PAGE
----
When I was just a couple of months old I had a green card. Two years later my parents returned the green card since we weren't going to live in the US anymore... I wanted to apply for citizenship or a green card. I wanted to know if this would be like a renewal of the green card or I would have to request a new one. Also, could this jeopardize my application? I currently don't live in the US and would have to start the process here... Approximately how much time would this take for the citizenship or the permanent residency? Thank you very much...

            How Can I Find Out the Status of My Application?

            If you have immigration-related questions, you may call the USCIS National Customer Service Center (NCSC) at 1-800-375-5283. You should be prepared to provide the USCIS staff with specific information about your application, such as your receipt number, Alien Registration Number, name, and date of birth. Or, you may check the status of your application online at Case Status Online. Please remember that an E-Filed receipt number may not be available through Case Status Online for 72 hours.

            How do I know if I need to renew my Green Card?

            Cards issued since 1989 have an expiration date on the front of the card that indicates a 10-year validity. If you were issued your Green Card about 10 years ago and the card has an expiration date on it, you should check the expiration date to see when your card needs to be renewed.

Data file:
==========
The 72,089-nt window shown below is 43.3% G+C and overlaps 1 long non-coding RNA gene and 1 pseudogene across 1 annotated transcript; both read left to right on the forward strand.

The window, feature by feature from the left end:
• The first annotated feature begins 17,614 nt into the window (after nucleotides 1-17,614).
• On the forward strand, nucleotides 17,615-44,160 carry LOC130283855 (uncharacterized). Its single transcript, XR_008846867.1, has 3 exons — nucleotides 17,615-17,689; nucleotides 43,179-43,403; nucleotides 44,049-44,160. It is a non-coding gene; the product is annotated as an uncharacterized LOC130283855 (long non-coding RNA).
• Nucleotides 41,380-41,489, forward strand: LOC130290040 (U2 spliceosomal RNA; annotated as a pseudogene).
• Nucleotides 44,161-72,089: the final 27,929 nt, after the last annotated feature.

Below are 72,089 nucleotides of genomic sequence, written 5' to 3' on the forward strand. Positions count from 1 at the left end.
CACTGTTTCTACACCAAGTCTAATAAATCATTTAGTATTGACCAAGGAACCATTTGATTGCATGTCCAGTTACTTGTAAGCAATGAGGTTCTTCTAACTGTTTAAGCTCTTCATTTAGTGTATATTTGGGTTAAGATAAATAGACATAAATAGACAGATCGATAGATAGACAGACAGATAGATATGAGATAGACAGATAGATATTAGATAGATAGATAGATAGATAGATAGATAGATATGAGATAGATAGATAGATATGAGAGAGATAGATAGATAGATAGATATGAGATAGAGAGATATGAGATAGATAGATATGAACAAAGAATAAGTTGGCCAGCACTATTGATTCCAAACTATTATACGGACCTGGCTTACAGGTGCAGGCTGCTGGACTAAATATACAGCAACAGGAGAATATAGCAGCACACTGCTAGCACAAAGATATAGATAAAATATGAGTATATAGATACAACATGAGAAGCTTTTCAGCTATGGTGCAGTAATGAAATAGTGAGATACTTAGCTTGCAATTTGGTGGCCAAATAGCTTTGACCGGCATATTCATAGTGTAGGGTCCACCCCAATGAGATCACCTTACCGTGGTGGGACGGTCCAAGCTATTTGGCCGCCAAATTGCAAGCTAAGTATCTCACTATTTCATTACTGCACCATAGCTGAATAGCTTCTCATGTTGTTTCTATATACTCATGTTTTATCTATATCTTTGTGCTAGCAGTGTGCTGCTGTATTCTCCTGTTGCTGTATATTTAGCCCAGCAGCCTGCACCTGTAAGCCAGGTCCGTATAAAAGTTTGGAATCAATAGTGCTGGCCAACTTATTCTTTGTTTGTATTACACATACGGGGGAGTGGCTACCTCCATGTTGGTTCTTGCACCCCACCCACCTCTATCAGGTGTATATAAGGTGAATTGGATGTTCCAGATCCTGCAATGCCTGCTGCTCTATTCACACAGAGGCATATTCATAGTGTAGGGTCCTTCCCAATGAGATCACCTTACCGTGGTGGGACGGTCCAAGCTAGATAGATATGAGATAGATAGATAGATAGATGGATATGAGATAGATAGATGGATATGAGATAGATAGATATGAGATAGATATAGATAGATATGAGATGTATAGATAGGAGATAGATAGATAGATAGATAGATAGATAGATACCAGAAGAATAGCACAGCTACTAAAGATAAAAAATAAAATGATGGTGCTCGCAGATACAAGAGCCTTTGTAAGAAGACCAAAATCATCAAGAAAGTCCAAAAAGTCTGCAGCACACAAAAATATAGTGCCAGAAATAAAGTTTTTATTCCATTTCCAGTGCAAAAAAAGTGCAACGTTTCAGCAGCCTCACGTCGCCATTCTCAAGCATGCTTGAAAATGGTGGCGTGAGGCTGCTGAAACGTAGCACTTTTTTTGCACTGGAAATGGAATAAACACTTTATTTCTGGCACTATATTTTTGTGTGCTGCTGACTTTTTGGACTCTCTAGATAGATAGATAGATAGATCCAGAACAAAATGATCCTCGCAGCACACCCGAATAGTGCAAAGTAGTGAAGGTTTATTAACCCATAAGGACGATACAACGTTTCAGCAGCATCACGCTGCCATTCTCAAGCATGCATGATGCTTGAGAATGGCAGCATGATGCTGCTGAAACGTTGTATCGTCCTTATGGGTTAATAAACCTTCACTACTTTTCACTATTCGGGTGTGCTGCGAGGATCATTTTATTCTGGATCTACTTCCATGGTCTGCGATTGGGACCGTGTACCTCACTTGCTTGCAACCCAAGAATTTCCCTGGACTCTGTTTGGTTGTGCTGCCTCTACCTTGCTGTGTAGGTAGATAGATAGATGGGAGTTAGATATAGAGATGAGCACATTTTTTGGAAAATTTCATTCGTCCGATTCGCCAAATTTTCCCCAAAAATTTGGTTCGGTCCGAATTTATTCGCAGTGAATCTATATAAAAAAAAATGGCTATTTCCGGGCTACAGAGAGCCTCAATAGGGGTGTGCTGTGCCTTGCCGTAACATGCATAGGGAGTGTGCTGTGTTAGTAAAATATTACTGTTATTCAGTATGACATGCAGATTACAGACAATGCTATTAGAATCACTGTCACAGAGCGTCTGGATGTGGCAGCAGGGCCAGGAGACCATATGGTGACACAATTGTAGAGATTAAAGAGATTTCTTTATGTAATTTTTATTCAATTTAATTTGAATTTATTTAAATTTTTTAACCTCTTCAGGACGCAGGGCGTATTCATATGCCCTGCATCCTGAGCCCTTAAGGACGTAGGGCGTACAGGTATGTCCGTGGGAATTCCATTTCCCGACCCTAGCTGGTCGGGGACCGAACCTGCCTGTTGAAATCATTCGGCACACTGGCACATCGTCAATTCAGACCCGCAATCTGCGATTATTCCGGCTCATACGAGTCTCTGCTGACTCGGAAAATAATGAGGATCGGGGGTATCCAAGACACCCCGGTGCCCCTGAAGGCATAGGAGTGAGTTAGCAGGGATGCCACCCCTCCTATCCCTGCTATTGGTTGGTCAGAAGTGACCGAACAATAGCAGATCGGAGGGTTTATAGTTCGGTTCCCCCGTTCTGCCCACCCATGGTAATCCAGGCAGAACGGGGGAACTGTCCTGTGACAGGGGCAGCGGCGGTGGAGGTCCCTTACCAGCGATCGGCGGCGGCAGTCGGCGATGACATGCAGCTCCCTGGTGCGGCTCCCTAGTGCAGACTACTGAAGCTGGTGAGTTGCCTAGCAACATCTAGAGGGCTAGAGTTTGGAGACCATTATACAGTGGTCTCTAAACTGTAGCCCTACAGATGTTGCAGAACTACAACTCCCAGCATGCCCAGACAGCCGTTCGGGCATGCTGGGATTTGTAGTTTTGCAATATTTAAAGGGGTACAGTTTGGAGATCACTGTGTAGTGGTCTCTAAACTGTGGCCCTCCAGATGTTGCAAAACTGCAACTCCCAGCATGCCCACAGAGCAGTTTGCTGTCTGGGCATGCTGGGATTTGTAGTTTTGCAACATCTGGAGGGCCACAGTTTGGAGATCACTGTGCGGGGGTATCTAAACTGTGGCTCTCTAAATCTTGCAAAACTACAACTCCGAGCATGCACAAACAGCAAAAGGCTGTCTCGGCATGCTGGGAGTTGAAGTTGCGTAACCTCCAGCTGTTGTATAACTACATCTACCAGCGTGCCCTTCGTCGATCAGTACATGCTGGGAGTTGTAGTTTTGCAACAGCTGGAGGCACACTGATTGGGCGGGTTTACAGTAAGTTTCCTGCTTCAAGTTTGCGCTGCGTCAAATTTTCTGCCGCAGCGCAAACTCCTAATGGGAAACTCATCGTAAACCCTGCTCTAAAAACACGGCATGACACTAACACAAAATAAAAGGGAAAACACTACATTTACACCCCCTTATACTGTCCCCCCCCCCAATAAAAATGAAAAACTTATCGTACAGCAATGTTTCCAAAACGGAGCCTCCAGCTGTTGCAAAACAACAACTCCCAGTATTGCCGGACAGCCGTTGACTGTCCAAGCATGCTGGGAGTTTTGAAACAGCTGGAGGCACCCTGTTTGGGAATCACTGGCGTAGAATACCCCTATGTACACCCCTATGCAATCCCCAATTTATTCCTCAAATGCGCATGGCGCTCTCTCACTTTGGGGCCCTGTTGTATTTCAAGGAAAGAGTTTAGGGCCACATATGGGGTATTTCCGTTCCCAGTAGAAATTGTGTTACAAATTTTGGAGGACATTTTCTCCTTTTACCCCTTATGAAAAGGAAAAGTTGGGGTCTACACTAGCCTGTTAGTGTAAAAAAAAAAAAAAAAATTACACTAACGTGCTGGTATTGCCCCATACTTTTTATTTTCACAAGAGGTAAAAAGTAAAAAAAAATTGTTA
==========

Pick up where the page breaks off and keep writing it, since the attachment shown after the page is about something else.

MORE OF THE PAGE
Do I need to renew my Green Card if it was issued between 1979 and 1988 but does not have an expiration date?

            No. Green Cards issued between 1979 and 1988 do not have expiration dates and do not need to be renewed at this time. USCIS will develop a plan for replacing these cards at a future time.

            See also...

            How Do I Renew My Permanent Resident Card (Green Card)?

            Green Card Renewal | Renew Green Card

            FAQs on Expiring Green Cards - Renew Green Card - Expired Green Card, Renewal, New

            Renew Your Expiring Green Card - Expired Green Card, INS Form I-551
            I'm not a lawyer. The information I gave is based on certain research. Please review the information yourself to make an informed decision. Also, the information I posted may no longer be accurate.

            Comment

            Previously entered content was automatically saved. Restore or Discard.
            Auto-Saved
            Smile :) Stick Out Tongue :p Wink ;) Mad :mad: Big Grin :D Frown :( Embarrassment :o Confused :confused: Roll Eyes (Sarcastic) :rolleyes: Cool :cool: EEK! :eek:
            x

            Do cats say meow or mooo?... (write the answer twice with an "@" between the words)

            widgetinstance 213 (Related Topics) skipped due to lack of content & hide_module_if_empty option.
            Working...
            X